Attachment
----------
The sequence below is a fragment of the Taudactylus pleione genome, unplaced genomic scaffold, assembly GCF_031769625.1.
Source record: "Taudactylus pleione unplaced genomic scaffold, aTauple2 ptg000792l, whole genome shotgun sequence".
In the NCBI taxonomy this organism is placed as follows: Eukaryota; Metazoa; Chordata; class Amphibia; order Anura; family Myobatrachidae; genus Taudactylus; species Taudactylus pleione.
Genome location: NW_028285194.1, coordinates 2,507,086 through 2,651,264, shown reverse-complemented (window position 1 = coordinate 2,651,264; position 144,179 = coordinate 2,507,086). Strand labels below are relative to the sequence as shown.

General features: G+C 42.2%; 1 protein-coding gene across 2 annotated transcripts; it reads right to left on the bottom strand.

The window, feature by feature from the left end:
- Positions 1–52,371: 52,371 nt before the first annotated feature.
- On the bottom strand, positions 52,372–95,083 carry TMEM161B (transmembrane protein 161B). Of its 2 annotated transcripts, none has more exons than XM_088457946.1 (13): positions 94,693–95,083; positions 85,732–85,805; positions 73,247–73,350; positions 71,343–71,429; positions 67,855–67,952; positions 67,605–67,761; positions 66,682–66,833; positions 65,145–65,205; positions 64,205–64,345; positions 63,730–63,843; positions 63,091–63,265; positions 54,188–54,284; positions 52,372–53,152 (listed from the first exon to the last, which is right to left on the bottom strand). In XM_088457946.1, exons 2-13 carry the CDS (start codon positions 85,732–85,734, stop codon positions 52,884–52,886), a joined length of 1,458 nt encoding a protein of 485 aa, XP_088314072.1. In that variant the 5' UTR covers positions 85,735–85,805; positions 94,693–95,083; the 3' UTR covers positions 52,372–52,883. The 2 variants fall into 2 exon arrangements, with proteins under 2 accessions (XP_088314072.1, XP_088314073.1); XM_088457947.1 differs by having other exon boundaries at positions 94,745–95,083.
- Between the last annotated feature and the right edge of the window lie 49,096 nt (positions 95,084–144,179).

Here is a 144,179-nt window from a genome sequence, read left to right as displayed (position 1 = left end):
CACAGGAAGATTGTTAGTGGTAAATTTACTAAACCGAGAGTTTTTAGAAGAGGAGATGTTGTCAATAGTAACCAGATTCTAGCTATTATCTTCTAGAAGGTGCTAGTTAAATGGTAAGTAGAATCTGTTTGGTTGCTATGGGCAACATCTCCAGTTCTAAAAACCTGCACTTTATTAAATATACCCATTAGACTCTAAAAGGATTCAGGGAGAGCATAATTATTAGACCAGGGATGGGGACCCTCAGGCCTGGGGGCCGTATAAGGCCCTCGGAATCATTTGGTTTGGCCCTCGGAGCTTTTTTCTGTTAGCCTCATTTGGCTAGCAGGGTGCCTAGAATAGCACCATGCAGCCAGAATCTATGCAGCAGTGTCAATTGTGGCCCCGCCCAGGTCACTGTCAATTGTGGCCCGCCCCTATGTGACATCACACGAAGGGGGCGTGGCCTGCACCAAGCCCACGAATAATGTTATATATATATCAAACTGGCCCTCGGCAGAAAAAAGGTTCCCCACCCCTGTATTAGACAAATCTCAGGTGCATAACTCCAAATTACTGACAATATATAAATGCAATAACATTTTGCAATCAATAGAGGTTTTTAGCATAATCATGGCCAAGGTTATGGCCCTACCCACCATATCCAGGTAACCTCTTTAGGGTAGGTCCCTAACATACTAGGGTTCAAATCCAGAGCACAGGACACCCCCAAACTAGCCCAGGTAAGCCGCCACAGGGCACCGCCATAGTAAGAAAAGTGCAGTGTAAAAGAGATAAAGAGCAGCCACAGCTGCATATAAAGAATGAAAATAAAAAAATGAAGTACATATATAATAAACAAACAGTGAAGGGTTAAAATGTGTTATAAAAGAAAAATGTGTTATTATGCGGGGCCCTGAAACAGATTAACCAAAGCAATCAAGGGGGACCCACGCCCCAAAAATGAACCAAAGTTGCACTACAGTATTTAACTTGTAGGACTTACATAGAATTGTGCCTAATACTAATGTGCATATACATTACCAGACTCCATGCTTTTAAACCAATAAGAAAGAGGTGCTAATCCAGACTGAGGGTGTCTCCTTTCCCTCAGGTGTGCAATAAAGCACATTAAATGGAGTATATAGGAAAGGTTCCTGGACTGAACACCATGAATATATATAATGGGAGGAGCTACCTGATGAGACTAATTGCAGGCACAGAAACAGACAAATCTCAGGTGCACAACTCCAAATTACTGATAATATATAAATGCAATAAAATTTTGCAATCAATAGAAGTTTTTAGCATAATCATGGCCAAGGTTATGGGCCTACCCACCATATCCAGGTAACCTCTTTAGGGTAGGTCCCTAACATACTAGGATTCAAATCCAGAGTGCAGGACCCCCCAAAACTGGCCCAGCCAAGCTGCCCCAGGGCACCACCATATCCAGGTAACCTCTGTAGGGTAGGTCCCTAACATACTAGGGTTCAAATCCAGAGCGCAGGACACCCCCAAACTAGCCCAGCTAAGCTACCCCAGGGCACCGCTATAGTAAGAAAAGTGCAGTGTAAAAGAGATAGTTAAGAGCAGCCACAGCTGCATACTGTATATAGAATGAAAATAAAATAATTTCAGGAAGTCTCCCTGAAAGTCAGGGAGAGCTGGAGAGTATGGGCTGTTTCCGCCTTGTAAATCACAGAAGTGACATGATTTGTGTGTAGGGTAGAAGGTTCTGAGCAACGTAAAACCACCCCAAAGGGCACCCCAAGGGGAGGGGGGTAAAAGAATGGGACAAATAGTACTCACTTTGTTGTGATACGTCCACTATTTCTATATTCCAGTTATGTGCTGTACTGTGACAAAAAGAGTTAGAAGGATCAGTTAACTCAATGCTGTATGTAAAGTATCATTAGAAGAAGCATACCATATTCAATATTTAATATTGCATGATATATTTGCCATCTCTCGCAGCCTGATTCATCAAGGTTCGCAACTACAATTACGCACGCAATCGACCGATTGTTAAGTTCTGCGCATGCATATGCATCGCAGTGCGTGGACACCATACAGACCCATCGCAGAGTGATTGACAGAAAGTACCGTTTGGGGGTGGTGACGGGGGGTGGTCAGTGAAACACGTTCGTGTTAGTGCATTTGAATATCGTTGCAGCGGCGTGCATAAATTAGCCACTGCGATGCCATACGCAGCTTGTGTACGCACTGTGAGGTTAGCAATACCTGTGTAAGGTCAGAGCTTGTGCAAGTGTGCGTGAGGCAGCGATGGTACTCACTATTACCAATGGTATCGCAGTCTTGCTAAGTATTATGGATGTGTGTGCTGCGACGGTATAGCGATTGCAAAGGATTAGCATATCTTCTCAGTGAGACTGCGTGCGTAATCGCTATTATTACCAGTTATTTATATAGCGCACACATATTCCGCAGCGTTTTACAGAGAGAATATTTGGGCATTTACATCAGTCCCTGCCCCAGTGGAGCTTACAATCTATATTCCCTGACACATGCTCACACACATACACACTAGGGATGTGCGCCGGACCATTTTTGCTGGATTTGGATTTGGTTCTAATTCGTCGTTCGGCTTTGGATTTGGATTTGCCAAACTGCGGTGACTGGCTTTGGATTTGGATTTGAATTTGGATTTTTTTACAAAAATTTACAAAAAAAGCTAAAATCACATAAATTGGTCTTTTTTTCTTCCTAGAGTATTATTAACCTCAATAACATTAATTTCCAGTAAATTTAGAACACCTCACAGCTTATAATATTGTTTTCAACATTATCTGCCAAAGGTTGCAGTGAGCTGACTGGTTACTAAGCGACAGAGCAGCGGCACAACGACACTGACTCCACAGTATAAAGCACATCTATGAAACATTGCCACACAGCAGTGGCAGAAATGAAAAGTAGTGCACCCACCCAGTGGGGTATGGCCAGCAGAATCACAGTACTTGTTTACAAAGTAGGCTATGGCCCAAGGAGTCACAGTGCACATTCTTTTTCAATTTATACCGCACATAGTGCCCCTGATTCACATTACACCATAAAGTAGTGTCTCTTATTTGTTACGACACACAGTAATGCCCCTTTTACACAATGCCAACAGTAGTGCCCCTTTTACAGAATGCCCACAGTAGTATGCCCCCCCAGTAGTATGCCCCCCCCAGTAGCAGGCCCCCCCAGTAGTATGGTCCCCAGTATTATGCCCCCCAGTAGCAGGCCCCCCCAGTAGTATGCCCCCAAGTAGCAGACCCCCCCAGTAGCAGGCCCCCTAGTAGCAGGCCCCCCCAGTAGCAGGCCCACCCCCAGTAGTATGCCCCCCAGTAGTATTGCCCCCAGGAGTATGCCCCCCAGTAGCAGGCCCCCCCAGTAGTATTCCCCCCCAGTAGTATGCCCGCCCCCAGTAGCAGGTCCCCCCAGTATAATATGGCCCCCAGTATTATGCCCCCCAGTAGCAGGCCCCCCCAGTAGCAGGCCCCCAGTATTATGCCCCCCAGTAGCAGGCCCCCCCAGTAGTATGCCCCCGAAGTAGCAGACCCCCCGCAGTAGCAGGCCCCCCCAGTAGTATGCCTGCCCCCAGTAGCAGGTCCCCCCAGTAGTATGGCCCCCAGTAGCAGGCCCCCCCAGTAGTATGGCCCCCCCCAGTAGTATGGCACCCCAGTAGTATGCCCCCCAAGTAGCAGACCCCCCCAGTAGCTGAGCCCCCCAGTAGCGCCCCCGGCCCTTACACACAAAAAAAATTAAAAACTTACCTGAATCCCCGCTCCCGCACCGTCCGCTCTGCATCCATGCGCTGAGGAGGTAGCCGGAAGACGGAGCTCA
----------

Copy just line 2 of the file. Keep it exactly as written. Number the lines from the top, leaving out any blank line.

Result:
Source record: "Taudactylus pleione unplaced genomic scaffold, aTauple2 ptg000792l, whole genome shotgun sequence".